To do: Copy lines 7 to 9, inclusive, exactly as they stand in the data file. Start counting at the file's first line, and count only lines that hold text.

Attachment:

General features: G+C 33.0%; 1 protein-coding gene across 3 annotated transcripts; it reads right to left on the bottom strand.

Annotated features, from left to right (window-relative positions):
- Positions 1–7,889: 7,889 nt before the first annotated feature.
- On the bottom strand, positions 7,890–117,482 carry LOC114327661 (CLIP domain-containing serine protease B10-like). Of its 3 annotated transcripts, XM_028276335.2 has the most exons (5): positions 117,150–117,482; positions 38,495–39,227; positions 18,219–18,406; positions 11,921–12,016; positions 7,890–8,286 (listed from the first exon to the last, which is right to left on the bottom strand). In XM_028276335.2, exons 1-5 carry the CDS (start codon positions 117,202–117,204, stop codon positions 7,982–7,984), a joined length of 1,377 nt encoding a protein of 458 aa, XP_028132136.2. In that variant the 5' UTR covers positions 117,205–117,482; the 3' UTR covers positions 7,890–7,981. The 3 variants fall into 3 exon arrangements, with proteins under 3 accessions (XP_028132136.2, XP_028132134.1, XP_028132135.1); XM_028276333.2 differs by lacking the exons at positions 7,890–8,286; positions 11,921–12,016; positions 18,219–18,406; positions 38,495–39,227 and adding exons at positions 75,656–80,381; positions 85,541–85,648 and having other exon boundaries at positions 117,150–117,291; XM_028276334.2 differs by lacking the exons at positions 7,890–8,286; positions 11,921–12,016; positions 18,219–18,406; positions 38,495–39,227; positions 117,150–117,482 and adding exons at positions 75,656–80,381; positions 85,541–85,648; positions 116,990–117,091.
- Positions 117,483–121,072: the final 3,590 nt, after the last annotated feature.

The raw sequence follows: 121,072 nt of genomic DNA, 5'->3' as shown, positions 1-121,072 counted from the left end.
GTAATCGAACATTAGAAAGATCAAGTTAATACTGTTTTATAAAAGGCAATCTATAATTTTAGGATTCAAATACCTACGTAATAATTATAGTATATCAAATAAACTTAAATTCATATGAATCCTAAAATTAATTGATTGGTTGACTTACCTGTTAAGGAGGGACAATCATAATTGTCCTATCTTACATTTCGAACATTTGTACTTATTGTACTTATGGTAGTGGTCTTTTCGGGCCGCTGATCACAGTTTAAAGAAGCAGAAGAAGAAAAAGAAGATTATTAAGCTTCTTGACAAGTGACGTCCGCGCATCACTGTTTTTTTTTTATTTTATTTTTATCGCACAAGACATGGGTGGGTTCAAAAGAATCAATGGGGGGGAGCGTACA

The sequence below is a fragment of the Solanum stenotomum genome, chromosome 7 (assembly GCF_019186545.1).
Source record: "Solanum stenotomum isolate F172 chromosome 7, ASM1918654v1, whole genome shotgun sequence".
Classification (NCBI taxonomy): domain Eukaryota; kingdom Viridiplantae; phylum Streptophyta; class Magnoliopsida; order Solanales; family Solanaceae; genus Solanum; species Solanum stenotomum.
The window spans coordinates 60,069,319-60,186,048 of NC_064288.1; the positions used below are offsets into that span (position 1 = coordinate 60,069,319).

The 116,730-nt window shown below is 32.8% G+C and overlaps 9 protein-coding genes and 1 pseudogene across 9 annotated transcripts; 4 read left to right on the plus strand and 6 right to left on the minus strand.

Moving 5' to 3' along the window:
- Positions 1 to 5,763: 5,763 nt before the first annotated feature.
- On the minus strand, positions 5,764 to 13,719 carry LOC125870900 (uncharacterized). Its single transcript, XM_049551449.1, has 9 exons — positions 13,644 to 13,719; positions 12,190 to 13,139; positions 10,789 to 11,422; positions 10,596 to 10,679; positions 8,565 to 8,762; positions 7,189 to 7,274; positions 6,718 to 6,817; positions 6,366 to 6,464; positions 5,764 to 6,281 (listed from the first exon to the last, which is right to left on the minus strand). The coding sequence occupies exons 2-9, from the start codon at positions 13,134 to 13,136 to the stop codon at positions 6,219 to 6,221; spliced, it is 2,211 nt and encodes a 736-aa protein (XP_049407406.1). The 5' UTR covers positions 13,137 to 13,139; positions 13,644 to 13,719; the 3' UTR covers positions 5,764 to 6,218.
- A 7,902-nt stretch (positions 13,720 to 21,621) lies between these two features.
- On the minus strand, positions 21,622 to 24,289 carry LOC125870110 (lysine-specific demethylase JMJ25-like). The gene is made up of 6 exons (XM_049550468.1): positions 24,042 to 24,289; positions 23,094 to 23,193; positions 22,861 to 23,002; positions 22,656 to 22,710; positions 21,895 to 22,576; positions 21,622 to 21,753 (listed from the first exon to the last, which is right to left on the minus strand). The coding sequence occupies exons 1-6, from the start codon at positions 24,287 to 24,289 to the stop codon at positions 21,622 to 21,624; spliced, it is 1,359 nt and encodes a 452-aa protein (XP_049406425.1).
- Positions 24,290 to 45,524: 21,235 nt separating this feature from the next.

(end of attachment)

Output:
GTAATCGAACATTAGAAAGATCAAGTTAATACTGTTTTATAAAAGGCAATCTATAATTTTAGGATTCAAATACCTACGTAATAATTATAGTATATCAAATAAACTTAAATTCATATGAATCCTAAAATTAATTGATTGGTTGACTTACCTGTTAAGGAGGGACAATCATAATTGTCCTATCTTACATTTCGAACATTTGTACTTATTGTACTTATGGTAGTGGTCTTTTCGGGCCGCTGATCACAGTTTAAAGAAGCAGAAGAAGAAAAAGAAGATTATTAAGCTTCTTGACAAGTGACGTCCGCGCATCACTGTTTTTTTTTTATTTTATTTTTATCGCACAAGACATGGGTGGGTTCAAAAGAATCAATGGGGGGGAGCGTACA

The sequence below is a fragment of the Solanum stenotomum genome, chromosome 7 (assembly GCF_019186545.1).
Source record: "Solanum stenotomum isolate F172 chromosome 7, ASM1918654v1, whole genome shotgun sequence".